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Is the elimination of global poverty a realistic aim? Introduction & Thesis: It takes two hands to clap.

Similarly, global poverty can only be truly eradicated if both donor countries and governments of poor nations work hand in hand. The truth is if either of them takes the elimination of poverty for granted, it would persistently hang upon generations after generations of disadvantaged people like an incurable plague. History attests to the fact that even when donor countries were willing to pour in huge amounts of aid, corruption, cronyism and mismanagement of funds led to the squandering of these funds by the governments of poor nations. The present depicts a different but equally grim picture. The recent global financial crisis which is said to be a far worse crisis than The Great Depression of the 1930s has set economies of developed countries into a tailspin. This leaves these donor countries both unwilling and unable to place providing aid to eliminate global poverty on their priority list. As such, when both history and the present do not depict cooperation between donor countries and governments of poor nations, insight into the human nature forces us to concede that it is unlikely such cooperation would happen in the future. The elimination of global poverty is thus an unrealistic aim. Point 1: For point Foreign aid rarely reaches its true beneficiaries. Even if large volumes of foreign aid are poured into poverty stricken nations to eliminate global poverty, this aid would be squandered by those at the top due to corruption and cronyism. Entrenched corruption and cronyism as a way of life is a common problem in poverty-stricken nations which have poor rule of law and whose people lack the education or expertise to question their government. Also, countries which have had Western military intervention are especially notorious for bribe-taking due to the confidence of having Western military and political protection such as in East Timor and Iraq. Hence, unconditional foreign aid has failed in its true purpose due to incompetence of governments of poor countries. This is even clearer when we realize that enormous foreign aid to Arica has only rewarded incompetent dictators and elites whereas absolute poverty has plummeted in India and China which have received comparatively little foreign aid.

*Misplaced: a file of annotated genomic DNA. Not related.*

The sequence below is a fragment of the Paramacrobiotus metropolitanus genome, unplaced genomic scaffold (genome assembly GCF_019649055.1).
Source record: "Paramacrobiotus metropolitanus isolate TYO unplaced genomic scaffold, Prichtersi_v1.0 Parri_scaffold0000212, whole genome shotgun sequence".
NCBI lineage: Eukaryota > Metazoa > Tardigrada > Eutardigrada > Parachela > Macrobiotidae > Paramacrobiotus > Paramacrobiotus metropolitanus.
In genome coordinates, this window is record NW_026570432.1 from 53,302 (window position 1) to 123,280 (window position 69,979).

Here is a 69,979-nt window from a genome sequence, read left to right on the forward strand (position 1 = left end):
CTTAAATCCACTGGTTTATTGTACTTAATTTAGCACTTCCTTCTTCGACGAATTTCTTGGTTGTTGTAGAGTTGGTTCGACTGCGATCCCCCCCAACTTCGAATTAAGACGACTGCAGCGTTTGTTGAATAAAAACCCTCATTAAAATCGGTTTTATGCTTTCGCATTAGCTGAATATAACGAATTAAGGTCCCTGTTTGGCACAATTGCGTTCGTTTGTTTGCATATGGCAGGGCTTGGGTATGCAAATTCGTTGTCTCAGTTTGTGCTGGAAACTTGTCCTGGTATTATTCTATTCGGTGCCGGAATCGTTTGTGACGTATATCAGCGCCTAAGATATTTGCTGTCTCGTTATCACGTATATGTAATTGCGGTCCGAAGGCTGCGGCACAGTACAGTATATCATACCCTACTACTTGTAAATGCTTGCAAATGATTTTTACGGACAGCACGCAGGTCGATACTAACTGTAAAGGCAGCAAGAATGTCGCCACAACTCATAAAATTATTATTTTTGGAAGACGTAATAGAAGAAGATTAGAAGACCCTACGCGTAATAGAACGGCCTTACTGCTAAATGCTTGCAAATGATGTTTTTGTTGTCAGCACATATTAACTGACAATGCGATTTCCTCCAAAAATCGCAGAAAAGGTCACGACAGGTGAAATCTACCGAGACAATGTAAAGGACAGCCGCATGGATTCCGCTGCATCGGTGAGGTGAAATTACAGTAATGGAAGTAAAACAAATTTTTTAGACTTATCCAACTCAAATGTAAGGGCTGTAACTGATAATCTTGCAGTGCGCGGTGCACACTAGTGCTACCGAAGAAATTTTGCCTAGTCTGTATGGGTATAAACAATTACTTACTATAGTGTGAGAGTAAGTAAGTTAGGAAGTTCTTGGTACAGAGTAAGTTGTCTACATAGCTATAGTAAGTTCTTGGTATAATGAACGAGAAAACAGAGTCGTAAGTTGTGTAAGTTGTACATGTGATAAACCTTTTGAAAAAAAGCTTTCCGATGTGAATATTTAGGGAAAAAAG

Point 2: For point

Some argue that the problem is with the way donor governments provide aid. They argue that instead of providing aid in monetary terms, aid in other forms such as building infrastructure or education programmes should be provided instead. Infrastructure projects require working with the local governments and talks often fail again due to fundamental issues with governance such as corruption. Also, education programmes have not adequately addressed the poor peoples practical needs and expectations, resulting in most dropping out of school to look for ways to bring bread and butter home. For instance, although Peru offers free and compulsory pre-primary, primary and secondary education, only 42.5% of the poor complete primary education where 13.1% received no formal education. Hence, even when donor countries go into poverty-stricken nations to provide aid directly, what is viewed as essential by donor countries may be seen as unnecessary by the poor. For instance, besides education, providing technology which the locals have no means of maintaining further highlights the gap in need and provision by donor and recipient countries. Point 3: For point The recent global financial crisis of which major developed nations such as the United States and countries in the Europe have yet to recover from place them in a state where they are both unwilling and unable to provide further aid. The fact that Non-government Organizations (NGOs) rather than governments are holding the reigns to provision of aid in recent times is quite telling of priorities of governments. When these countries themselves are struggling to provide jobs and aid to their own country people, it makes little sense for them to venture into the affairs of other nations. Point 4: Against Opponents might argue that global poverty elimination is possible with altruism. In the past, such as during the 3rd World Debt Crisis of 1970s, debts have been cancelled by the 1st World nations. Rather than giving aid that needs to be repaid, allowing poor countries to begin with a clean slate by writing off all their debt or giving aid that does not need to be repaid would eliminate poverty. However, as mentioned earlier unless recipient countries can manage funds appropriately without squandering them through corruption, eliminating global poverty is not realistic. Also with the current global financial environment, donor countries have the responsibility to look after their own people first.

In conclusion: Having said that eradication of global poverty is an unrealistic aim, if recipient countries governments are willing to go the extra mile to be responsible to their people, the reduction of global poverty is certainly realistic.